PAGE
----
Perhaps it’s the history of the ALCAN Highway that fuels Roger’s obsession with his regular trips north? He won’t say.

ALCANHwy-iconThe Blue Jay of Happiness wonders about this obscure James Allen highway quotation. “The man who cannot endure to have his errors and shortcomings brought to the surface and made known, but tries to hide them, is unfit to walk the highway of truth.”

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It’s Navy Day

Like many families, mine has a history of men and women serving in the armed forces. My dad and several great uncles served in the Army, another uncle was in the Air Force, a second cousin served as a Marine, and some first cousins were in the Navy. In fact, one of my cousins is currently serving in the USN and is stationed in San Diego. If I would have been allowed to serve in the services, my choice was the US Navy, too.

One of my former coworkers, who passed away three years ago, was a Petty Officer,  Third Class on board the famous USS Kitty Hawk aircraft carrier, the second American ship by that name.  During coffee break time, Craig told us about life on the ship during the last years of the Vietnam war. His responsibilities included support work during nighttime sorties. He was one of the mechanics who worked on A-7 Corsair jet fighters.

USS Essex (current photo)

USS Essex (current photo)

Craig was very humble about his stint as a sailor. He claimed he was just an ordinary sailor doing what he was ordered to do. He said his life was never in dire, hazardous danger. Craig attributed his time in the Navy as helping him grow up and expand his world-view. It was the first time in his life that he had been in close quarters with whites and had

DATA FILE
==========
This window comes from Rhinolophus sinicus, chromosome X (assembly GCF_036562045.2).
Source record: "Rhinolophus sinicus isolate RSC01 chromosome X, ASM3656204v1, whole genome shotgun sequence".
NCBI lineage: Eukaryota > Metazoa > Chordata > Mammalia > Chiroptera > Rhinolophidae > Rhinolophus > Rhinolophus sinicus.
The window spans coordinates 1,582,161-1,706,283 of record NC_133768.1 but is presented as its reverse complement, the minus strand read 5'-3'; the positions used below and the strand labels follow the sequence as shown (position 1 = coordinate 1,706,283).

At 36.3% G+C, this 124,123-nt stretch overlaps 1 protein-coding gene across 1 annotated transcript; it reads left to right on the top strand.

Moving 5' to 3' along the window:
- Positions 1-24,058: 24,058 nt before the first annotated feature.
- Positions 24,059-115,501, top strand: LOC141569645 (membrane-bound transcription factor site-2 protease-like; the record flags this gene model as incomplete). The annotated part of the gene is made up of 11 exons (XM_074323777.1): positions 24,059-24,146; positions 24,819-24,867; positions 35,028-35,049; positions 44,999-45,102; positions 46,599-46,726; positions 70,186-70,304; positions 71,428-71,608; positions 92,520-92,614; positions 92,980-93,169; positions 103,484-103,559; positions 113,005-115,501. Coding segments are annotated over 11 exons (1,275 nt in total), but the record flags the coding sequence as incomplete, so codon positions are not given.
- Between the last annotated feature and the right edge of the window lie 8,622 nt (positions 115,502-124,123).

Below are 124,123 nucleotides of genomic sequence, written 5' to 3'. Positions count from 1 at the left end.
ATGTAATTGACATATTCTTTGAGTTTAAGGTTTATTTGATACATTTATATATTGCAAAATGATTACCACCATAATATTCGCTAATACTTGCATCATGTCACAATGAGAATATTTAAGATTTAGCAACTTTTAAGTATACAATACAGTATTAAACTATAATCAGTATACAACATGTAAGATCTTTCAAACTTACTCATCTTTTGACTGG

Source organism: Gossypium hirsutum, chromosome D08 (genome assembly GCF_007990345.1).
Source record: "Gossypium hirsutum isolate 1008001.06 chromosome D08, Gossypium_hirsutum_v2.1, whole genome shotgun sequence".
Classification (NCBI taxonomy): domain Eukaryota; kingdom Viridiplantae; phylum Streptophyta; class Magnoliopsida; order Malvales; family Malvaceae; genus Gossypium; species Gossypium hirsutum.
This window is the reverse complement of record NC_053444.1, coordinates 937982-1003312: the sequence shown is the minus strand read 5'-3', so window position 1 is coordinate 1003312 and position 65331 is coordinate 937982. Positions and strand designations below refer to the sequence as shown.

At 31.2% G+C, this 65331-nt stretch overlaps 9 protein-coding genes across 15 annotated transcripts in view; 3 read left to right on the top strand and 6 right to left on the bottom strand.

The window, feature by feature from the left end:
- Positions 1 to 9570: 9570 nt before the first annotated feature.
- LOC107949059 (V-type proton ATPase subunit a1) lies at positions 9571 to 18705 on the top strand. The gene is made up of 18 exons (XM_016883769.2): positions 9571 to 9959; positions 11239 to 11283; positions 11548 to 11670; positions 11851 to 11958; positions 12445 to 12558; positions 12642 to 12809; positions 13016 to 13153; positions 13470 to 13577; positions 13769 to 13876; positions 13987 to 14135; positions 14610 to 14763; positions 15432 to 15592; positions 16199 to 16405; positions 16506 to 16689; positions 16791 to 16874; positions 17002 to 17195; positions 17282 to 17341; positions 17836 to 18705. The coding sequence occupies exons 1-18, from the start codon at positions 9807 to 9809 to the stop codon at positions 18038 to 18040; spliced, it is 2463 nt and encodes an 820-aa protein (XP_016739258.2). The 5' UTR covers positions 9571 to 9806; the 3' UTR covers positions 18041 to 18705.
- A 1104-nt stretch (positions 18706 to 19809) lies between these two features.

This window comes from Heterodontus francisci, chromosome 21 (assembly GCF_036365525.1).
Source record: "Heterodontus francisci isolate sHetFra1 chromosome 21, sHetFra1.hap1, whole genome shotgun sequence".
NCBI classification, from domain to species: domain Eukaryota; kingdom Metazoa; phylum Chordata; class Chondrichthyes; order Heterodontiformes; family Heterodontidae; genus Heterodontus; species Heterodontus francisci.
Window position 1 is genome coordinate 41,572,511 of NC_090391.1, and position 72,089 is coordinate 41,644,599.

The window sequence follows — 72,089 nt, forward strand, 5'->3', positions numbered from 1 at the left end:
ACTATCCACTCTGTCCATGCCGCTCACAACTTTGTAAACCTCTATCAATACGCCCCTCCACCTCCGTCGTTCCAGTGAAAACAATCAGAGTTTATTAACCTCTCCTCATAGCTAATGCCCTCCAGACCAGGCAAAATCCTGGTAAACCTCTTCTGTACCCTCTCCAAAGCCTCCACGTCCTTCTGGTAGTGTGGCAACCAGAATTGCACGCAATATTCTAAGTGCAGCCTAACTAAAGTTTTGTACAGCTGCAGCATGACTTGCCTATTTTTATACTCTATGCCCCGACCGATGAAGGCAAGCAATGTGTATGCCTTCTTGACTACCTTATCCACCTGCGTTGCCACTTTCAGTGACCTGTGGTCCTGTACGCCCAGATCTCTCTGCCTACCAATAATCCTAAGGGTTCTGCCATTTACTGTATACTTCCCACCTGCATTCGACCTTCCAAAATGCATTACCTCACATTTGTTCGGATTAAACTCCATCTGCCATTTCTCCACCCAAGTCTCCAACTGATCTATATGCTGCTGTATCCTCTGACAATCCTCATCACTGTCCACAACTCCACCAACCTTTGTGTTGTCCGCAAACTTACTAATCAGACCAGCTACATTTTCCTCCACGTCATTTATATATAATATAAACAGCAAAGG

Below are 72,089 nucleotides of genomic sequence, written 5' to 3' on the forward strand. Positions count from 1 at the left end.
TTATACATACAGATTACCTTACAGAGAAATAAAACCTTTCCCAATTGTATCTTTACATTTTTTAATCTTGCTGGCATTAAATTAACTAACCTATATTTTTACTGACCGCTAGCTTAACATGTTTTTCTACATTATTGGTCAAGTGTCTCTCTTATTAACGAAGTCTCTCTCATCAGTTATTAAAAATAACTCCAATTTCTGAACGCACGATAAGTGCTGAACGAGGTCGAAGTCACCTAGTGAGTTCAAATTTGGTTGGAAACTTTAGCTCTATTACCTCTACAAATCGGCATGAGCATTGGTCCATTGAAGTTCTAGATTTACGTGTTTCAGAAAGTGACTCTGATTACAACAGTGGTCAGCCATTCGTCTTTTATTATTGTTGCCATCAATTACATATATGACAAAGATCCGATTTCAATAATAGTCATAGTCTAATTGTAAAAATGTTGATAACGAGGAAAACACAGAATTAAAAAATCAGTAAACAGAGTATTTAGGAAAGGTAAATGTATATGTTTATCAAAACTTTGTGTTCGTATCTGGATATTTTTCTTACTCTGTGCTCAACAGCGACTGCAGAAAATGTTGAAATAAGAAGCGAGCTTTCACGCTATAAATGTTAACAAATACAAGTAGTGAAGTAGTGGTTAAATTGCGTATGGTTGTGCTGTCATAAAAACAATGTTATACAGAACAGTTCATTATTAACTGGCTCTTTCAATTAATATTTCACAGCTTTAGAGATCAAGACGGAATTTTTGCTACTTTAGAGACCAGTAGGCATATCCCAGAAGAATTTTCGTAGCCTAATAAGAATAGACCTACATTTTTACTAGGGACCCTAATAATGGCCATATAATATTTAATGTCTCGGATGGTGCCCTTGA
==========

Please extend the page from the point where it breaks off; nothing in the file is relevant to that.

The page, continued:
actually befriended many.

He said he felt left out of the social revolution of the 1960s and early 70s. The Kitty Hawk was at sea during the “Summer of Love” in California. A part of him deeply wanted to be a hippie like Jimi Hendrix. In the end, he was glad to be a part of the Navy’s ship culture. He and his shipmates were quite naive. Everyone was a close-knit family. They learned to work together and many had to invent solutions to problems that come in wartime.

Craig affirmed the legends about drinking and cursing sailors. He said Vietnam era sailors prided themselves in their rowdy, hard-drinking behavior. He said, he was just a scared kid, in a terrible situation. The bad behavior was just a way of letting off steam. Craig never regretted his Navy service, but he certainly didn’t brag about it, either. As the years ticked by, the Kitty Hawk stint seemed more like a “summer job”. He wanted to live in the present, not the past. NavyDay-sailors